Fashion week has come and gone. Tear.
In the collections we saw a lot of white, and even a lot of black and white prints, but designers can't help themselves when it comes to painting the runways red (and blue, and yellow, and green, and... well you get the idea). And what would fashion be without color? Pretty depressing, if you ask us. So let's talk about it.
We like to report on color trends, and what better way to do so than actually mapping the colors of fashion week? Fashion is visually oriented, so a visual guide to the color trends seems logical, right? Don't worry, we did the hard work for you. After wading and sorting through the collections from spring 2013, we've divided up the looks and colors by city. The results, to say the least, were very pretty. And also very informative.
Broadly speaking, blue was most represented across the board, followed distantly by green. Tints and hues depend on the city, but there is no question as to blue's dominance. We're not exactly caught by surprise by this as cooler colors tend to be favored for spring collections.
Meanwhile, purple ended up by far the biggest loser of the season. It made up less than 5% of color looks in every city. Ouch. You'll notice it as a hanger-on for all cities, it's miniscule representation making it the skinny Chile of all our color maps.
The differences may look subtle, but they're there. And don't worry, we'll help you through it. Click through to see each city.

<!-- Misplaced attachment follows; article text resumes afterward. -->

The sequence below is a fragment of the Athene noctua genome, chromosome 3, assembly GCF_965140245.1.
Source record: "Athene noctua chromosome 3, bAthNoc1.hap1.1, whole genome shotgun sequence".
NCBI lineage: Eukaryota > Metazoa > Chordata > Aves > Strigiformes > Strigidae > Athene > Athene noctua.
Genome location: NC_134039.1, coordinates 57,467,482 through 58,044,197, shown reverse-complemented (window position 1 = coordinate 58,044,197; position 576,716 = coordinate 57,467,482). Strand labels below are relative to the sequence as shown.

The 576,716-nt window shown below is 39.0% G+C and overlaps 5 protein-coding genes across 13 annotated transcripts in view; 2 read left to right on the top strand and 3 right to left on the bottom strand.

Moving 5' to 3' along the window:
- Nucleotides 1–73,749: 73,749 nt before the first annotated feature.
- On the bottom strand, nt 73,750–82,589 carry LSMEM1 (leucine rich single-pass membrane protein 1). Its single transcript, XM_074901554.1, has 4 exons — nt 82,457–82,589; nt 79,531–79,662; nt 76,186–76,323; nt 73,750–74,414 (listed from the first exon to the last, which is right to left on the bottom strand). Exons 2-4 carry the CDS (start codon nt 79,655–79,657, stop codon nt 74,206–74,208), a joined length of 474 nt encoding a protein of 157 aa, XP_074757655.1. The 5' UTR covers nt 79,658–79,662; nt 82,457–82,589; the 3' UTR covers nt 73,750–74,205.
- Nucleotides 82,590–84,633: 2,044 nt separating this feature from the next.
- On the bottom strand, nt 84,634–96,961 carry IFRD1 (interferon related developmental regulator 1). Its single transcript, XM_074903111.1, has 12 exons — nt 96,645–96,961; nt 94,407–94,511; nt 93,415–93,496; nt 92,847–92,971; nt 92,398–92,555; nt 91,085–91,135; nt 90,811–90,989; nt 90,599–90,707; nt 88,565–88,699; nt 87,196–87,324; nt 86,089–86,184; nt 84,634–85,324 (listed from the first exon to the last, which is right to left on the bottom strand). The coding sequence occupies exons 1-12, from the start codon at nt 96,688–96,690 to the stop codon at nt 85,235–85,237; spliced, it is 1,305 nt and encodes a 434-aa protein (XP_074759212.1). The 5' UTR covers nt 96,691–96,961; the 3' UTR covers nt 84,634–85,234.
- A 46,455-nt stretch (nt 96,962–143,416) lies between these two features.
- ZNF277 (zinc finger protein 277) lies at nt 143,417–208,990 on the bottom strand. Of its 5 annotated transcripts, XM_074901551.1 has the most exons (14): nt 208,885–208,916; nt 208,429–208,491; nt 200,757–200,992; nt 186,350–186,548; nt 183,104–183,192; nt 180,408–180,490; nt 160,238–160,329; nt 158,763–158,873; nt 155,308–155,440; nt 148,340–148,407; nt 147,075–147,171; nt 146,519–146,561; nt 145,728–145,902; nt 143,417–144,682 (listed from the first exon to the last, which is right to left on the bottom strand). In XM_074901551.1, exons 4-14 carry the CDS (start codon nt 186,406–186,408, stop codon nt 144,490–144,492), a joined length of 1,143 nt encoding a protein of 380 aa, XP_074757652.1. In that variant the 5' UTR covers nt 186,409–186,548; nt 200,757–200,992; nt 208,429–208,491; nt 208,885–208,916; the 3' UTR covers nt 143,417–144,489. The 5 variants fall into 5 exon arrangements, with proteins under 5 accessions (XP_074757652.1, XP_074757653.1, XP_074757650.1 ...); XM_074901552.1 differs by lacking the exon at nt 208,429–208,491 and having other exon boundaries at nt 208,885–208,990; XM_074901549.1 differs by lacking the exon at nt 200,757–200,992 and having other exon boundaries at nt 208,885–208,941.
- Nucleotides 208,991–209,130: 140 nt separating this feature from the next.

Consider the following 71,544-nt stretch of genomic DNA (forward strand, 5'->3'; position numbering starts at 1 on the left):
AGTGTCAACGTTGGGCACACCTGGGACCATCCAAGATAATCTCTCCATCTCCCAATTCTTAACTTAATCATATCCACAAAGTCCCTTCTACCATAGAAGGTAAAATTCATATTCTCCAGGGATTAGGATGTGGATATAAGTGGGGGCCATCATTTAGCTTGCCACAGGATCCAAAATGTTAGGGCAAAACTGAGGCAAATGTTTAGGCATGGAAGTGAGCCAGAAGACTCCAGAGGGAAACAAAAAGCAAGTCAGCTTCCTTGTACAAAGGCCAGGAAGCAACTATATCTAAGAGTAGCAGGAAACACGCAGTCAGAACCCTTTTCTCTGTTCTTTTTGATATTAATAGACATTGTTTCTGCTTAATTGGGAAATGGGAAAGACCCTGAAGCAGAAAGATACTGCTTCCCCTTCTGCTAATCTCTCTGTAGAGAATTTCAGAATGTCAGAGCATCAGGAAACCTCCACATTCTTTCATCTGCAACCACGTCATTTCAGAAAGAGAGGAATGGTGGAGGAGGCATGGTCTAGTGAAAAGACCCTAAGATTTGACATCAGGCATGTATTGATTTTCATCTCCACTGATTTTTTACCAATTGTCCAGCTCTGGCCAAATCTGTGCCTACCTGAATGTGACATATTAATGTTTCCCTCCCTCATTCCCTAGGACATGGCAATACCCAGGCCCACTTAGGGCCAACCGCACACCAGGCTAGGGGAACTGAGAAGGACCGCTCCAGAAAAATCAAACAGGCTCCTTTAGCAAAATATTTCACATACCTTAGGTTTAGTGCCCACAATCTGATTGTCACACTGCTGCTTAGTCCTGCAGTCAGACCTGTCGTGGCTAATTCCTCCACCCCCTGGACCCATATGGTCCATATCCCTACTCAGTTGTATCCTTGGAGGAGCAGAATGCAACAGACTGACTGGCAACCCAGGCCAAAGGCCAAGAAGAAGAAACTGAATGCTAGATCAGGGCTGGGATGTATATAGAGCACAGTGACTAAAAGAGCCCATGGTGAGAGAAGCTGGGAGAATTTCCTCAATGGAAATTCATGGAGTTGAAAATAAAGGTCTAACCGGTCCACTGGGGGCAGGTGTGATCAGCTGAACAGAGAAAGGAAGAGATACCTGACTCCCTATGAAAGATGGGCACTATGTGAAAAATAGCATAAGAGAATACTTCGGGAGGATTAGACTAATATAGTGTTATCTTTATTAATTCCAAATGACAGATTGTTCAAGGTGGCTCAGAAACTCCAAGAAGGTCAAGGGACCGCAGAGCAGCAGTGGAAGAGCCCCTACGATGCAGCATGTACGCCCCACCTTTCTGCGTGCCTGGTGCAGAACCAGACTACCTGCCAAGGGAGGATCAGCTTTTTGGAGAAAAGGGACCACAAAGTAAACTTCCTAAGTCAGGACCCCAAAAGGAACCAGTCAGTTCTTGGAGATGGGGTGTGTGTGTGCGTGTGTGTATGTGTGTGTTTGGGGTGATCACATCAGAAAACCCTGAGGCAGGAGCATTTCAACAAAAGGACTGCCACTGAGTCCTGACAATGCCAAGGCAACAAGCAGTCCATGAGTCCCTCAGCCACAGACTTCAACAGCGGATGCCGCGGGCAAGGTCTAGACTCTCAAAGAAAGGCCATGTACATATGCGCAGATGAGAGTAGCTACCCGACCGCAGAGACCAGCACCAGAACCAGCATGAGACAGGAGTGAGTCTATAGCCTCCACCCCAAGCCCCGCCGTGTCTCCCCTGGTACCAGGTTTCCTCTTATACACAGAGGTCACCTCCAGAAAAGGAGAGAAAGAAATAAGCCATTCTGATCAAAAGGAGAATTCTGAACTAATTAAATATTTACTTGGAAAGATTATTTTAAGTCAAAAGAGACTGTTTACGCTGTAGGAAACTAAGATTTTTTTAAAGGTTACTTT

Photos: Style.com, StyleBistro
NEW YORK Minty greens and seafoams, like those at Cushnie et Ochs and Oscar de la Renta, may have been the trend we noticed first in New York (you'll notice that big chunk right there), but hues of blue made it into at least 100 collections, no easy feat. That's about twice as many as any shade of green. Purple managed to make up a total of 3% of the color looks. Yikes, fall is more your season anyway, purple.
LONDON The trend of seafoam continued--seen at shows like Mulberry and Clements Ribeiro--while the rest of London's color distribution was relatively balanced. Except for blue, of course, which proved dominant again. Proper primary and secondary colors were under-represented, however. Notice the lack of clear-cut green, yellow and orange.
MILAN Milan was also very diverse in color, despite how minimal and sedate the collections were. Well, at least as much as Milan can be considered sedate. That 60s trend infused many collections with vivid pops of color, including lots of pastels like powder blues and pinks (think Gucci, Alberta Ferretti), which definitely made it the brightest city of all four. In terms of distribution on the spectrum of color, Milan was the most evenhanded, and in the spirit of equality have thrown purple a very small bone. We think it makes for a very pretty rainbow, actually.
PARIS There was a dark overcast in Paris, and no, we are not talking about a war of words between a certain designer and critic. You might notice that ominous cloud of dark blues and greens stretched across the bottom of the map, two colors which were clearly most dominant. Also noticeable is the shock of blood orange and red, emphasized by collections from Elie Saab, Cédric Charlier and Gareth Pugh. And unlike elsewhere, Paris did not favor the minty greens and powder blues as other cities did. Other than purple, yellow got the least amount of love. It was practically strong-armed off the map by the darker colors.
Here is a quick look at all 4 cities and how they stack up against one another. And don't forget, you can click on each of the cities for a closer look!
So remember--4 (cities) for you blue. You go blue. And none for purple.